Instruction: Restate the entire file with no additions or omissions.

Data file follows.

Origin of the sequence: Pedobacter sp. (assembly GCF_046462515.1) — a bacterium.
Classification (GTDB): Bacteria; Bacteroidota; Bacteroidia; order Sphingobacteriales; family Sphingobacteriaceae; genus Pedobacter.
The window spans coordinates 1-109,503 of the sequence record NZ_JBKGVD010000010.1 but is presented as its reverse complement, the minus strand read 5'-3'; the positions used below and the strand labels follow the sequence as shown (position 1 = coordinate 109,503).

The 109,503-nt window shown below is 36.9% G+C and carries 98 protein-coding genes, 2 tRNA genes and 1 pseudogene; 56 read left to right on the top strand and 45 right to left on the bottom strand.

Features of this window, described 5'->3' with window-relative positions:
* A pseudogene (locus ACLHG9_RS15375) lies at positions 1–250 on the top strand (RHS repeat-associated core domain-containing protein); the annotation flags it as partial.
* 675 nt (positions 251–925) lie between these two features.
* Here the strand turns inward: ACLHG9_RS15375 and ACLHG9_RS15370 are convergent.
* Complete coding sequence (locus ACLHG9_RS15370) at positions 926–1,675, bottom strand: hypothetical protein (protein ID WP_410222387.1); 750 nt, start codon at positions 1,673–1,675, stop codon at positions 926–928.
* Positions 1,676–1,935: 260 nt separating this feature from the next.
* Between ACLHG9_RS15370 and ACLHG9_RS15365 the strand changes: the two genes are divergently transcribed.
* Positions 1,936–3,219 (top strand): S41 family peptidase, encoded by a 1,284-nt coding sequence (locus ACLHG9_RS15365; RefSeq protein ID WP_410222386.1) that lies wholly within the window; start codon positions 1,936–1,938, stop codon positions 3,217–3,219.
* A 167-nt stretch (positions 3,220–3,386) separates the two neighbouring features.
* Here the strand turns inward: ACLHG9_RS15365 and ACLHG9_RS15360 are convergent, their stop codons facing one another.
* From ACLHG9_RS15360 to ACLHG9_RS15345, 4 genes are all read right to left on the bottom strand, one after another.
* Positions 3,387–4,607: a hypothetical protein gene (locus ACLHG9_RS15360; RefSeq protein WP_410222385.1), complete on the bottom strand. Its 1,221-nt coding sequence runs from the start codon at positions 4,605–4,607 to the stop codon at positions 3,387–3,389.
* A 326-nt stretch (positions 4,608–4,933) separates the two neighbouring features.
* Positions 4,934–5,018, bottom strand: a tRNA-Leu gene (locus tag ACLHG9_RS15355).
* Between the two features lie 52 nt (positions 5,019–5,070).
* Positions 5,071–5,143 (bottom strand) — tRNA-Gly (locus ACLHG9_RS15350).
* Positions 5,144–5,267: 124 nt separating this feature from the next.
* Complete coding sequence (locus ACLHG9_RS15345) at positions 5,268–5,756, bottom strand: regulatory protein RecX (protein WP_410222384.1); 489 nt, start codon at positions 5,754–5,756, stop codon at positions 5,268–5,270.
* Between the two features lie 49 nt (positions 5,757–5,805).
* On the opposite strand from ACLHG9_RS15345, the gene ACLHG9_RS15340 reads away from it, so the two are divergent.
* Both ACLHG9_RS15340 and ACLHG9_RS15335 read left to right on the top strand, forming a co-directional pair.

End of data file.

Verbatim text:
Origin of the sequence: Pedobacter sp. (assembly GCF_046462515.1) — a bacterium.
Classification (GTDB): Bacteria; Bacteroidota; Bacteroidia; order Sphingobacteriales; family Sphingobacteriaceae; genus Pedobacter.
The window spans coordinates 1-109,503 of the sequence record NZ_JBKGVD010000010.1 but is presented as its reverse complement, the minus strand read 5'-3'; the positions used below and the strand labels follow the sequence as shown (position 1 = coordinate 109,503).

The 109,503-nt window shown below is 36.9% G+C and carries 98 protein-coding genes, 2 tRNA genes and 1 pseudogene; 56 read left to right on the top strand and 45 right to left on the bottom strand.

Features of this window, described 5'->3' with window-relative positions:
* A pseudogene (locus ACLHG9_RS15375) lies at positions 1–250 on the top strand (RHS repeat-associated core domain-containing protein); the annotation flags it as partial.
* 675 nt (positions 251–925) lie between these two features.
* Here the strand turns inward: ACLHG9_RS15375 and ACLHG9_RS15370 are convergent.
* Complete coding sequence (locus ACLHG9_RS15370) at positions 926–1,675, bottom strand: hypothetical protein (protein ID WP_410222387.1); 750 nt, start codon at positions 1,673–1,675, stop codon at positions 926–928.
* Positions 1,676–1,935: 260 nt separating this feature from the next.
* Between ACLHG9_RS15370 and ACLHG9_RS15365 the strand changes: the two genes are divergently transcribed.
* Positions 1,936–3,219 (top strand): S41 family peptidase, encoded by a 1,284-nt coding sequence (locus ACLHG9_RS15365; RefSeq protein ID WP_410222386.1) that lies wholly within the window; start codon positions 1,936–1,938, stop codon positions 3,217–3,219.
* A 167-nt stretch (positions 3,220–3,386) separates the two neighbouring features.
* Here the strand turns inward: ACLHG9_RS15365 and ACLHG9_RS15360 are convergent, their stop codons facing one another.
* From ACLHG9_RS15360 to ACLHG9_RS15345, 4 genes are all read right to left on the bottom strand, one after another.
* Positions 3,387–4,607: a hypothetical protein gene (locus ACLHG9_RS15360; RefSeq protein WP_410222385.1), complete on the bottom strand. Its 1,221-nt coding sequence runs from the start codon at positions 4,605–4,607 to the stop codon at positions 3,387–3,389.
* A 326-nt stretch (positions 4,608–4,933) separates the two neighbouring features.
* Positions 4,934–5,018, bottom strand: a tRNA-Leu gene (locus tag ACLHG9_RS15355).
* Between the two features lie 52 nt (positions 5,019–5,070).
* Positions 5,071–5,143 (bottom strand) — tRNA-Gly (locus ACLHG9_RS15350).
* Positions 5,144–5,267: 124 nt separating this feature from the next.
* Complete coding sequence (locus ACLHG9_RS15345) at positions 5,268–5,756, bottom strand: regulatory protein RecX (protein WP_410222384.1); 489 nt, start codon at positions 5,754–5,756, stop codon at positions 5,268–5,270.
* Between the two features lie 49 nt (positions 5,757–5,805).
* On the opposite strand from ACLHG9_RS15345, the gene ACLHG9_RS15340 reads away from it, so the two are divergent.
* Both ACLHG9_RS15340 and ACLHG9_RS15335 read left to right on the top strand, forming a co-directional pair.